During the Bill’s passage the Prime Minister has been hyperactive with housing announcements; if press releases built homes, he would have had the housing crisis sorted by now. In years to come, people will judge him, the Government and the Bill on whether their housing pressures have eased, their housing prospects have improved and their housing costs have become more affordable. After five years of failure, we desperately needed a Bill to give people hit by the high cost of housing and the cost of housing crisis some hope that things will change. But this is not that Bill. This is an extraordinary and extreme Bill, and we will vote against it again tonight.

Several hon. Members rose

Madam Deputy Speaker (Mrs Eleanor Laing): Order. A great many Members wish to speak in this important Third Reading debate. We have only half an hour left. I hope that hon. Members will be courteous and take no more than three to four minutes: that means less than four minutes.

12 Jan 2016 : Column 815

6.24 pm

Robert Neill (Bromley and Chislehurst) (Con): I am saddened to have heard the speech by the right hon. Member for Wentworth and Dearne (John Healey), because he and my right hon. Friend the Secretary of State are two of the people I have always had the most respect for in this Chamber, but his diagnosis is fundamentally flawed. I am sorry that he has fallen into that error.

The reality is that the Secretary of State has brought forward a Bill that is necessary, proportionate and sensible. Anyone who tries to characterise anything that comes from my right hon. Friend as extreme is, I am sorry to say, not in touch with political reality. In the past—I understand why the right hon. Member for Wentworth and Dearne was in difficulty—we saw a litany of failure by Labour Governments. As a result, when my right hon. Friend the Secretary of State and I, with my hon. Friend the Member for Hertford and Stortford (Mr Prisk) and others, walked into the Department for Communities and Local Government, we inherited the worst rates of house building since the 1920s, the worst rates of social housing being built, and a market that was depressed and crushed.

That was particularly so in London, thanks to the very dirigiste and impositional views adopted by the previous Mayor, Ken Livingstone, who choked off the supply of housing, through unrealistic demands for a social element under section 52 agreements on developers and an almost an ideological hatred of the private rented sector—a sentiment which, I am sorry to say, slipped through in an intervention earlier. If run properly, the private rented sector has a crucial role to play in the housing mix of London and of any other city or nation. It is sad that we see a retreat not just back to the ’70s and ’80s but to policy of an incompetence that Herbert Morrison would be ashamed of.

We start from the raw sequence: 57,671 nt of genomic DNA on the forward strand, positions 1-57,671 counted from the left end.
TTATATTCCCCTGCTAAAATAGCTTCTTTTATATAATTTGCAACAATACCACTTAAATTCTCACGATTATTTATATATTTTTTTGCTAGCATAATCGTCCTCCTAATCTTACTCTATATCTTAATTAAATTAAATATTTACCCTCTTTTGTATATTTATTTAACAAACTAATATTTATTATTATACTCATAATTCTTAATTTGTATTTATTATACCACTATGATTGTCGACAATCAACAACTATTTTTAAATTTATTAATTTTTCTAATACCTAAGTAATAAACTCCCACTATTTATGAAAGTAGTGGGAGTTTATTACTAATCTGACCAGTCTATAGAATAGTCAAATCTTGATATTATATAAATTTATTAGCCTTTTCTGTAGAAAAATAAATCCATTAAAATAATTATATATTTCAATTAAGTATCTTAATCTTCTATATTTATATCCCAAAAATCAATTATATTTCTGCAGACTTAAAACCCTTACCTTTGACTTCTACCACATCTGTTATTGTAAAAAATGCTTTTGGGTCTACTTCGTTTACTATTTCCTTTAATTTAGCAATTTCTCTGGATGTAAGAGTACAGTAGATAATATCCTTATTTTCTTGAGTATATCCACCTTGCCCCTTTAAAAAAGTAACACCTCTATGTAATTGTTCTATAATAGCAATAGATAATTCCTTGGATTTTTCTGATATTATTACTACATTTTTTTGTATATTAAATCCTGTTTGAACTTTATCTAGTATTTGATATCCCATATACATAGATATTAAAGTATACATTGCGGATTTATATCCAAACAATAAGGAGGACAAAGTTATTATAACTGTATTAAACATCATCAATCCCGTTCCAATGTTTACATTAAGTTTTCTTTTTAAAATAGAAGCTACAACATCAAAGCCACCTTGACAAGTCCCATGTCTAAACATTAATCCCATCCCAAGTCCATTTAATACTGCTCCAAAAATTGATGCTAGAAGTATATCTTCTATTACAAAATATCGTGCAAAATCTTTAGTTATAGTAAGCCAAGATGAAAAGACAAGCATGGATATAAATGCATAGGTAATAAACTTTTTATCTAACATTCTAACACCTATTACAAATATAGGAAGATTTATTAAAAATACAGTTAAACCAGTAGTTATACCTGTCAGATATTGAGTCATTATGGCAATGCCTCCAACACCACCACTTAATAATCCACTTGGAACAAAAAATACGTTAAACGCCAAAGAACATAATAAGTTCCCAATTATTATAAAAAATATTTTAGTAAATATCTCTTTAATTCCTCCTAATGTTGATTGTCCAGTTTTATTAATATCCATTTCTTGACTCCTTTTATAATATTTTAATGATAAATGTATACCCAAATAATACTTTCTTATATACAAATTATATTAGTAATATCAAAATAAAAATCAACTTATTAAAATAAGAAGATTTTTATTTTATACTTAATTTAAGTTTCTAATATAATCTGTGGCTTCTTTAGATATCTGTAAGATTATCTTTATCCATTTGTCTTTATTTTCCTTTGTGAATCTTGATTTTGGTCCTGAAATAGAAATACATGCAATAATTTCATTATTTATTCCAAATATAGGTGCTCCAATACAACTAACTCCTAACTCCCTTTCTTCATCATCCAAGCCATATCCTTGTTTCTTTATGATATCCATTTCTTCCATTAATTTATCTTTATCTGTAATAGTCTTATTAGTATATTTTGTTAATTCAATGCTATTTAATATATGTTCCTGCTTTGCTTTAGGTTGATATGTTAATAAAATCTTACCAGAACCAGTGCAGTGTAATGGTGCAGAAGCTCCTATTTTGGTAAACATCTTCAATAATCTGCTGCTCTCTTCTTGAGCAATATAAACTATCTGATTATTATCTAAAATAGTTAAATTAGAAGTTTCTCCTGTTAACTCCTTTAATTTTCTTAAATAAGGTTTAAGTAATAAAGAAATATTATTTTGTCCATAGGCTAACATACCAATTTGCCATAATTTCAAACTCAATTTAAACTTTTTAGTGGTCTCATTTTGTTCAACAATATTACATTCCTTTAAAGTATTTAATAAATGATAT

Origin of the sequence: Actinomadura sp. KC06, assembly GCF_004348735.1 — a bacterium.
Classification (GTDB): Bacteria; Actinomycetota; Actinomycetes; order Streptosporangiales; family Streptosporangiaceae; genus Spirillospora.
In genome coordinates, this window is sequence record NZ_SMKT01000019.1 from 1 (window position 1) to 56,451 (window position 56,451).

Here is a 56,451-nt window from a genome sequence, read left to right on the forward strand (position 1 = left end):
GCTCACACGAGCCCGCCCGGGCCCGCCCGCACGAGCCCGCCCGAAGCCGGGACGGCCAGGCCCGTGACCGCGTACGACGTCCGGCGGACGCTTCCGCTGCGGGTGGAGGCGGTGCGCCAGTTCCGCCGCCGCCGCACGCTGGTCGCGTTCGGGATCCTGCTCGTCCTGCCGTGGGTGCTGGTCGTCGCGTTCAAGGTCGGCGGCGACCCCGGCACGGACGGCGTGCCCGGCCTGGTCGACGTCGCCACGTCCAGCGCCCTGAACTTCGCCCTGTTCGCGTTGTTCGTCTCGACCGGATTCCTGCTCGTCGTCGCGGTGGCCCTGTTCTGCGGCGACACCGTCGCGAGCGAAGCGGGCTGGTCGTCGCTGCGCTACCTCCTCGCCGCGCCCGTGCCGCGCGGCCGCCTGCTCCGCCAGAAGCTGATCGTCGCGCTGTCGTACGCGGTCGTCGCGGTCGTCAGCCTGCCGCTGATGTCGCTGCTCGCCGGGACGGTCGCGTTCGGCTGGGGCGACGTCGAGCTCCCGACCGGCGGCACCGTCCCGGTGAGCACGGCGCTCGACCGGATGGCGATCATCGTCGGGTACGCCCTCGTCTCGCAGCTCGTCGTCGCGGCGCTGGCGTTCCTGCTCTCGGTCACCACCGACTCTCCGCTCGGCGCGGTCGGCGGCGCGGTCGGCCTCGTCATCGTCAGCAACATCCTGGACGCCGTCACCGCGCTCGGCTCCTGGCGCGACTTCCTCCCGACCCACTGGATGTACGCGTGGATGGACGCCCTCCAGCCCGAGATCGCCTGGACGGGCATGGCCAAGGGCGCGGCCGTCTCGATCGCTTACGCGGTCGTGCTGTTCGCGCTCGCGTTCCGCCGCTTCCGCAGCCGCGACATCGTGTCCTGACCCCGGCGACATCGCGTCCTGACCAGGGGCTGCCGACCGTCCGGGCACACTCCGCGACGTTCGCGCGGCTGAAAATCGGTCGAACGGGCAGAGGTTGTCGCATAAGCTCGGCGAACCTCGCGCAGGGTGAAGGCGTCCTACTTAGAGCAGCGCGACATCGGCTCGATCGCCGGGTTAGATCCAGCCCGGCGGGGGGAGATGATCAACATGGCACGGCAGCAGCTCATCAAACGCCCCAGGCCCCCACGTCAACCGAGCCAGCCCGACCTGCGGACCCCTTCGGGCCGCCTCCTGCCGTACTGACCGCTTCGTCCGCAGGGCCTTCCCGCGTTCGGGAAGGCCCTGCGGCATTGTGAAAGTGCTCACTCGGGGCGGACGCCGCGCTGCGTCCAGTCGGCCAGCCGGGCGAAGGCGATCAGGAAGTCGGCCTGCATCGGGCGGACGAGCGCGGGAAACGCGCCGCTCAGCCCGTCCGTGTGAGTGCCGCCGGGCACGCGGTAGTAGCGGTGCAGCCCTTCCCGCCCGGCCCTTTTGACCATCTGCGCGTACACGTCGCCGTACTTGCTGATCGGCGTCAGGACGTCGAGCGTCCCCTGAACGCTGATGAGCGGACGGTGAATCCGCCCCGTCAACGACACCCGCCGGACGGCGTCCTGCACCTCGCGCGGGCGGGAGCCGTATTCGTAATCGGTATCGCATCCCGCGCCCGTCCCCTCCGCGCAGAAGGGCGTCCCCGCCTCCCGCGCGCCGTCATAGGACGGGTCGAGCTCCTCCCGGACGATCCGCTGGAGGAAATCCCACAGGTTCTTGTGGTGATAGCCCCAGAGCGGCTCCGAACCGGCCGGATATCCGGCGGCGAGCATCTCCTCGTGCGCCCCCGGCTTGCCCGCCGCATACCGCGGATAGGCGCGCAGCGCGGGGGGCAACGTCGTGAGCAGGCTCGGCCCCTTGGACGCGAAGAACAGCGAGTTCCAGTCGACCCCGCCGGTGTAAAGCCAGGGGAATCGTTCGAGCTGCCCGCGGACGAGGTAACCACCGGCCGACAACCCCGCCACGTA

Mrs Miller: Does my hon. Friend recognise the problems that I experienced under the Labour Government of centrally set house building targets that led to high levels of flatted accommodation rather than the family homes that are being delivered under this Government, with hundreds of families getting starter homes of the sort that they could only dream of under the previous Labour Government?

Robert Neill: My right hon. Friend is absolutely right. The London suburbs, in particular, suffered from the ludicrous policy of counting things in terms of units rather than the number of affordable homes. That meant that places such as Bromley, Beckenham and others were swamped with flats being built—one or two-bedroom units—when the real demand was for affordable family homes. That, at last, we are tackling. Good housing associations such as Affinity Sutton in my constituency were happy to sign up to the agreement with the Secretary of State, because it gives them flexibility to be innovative.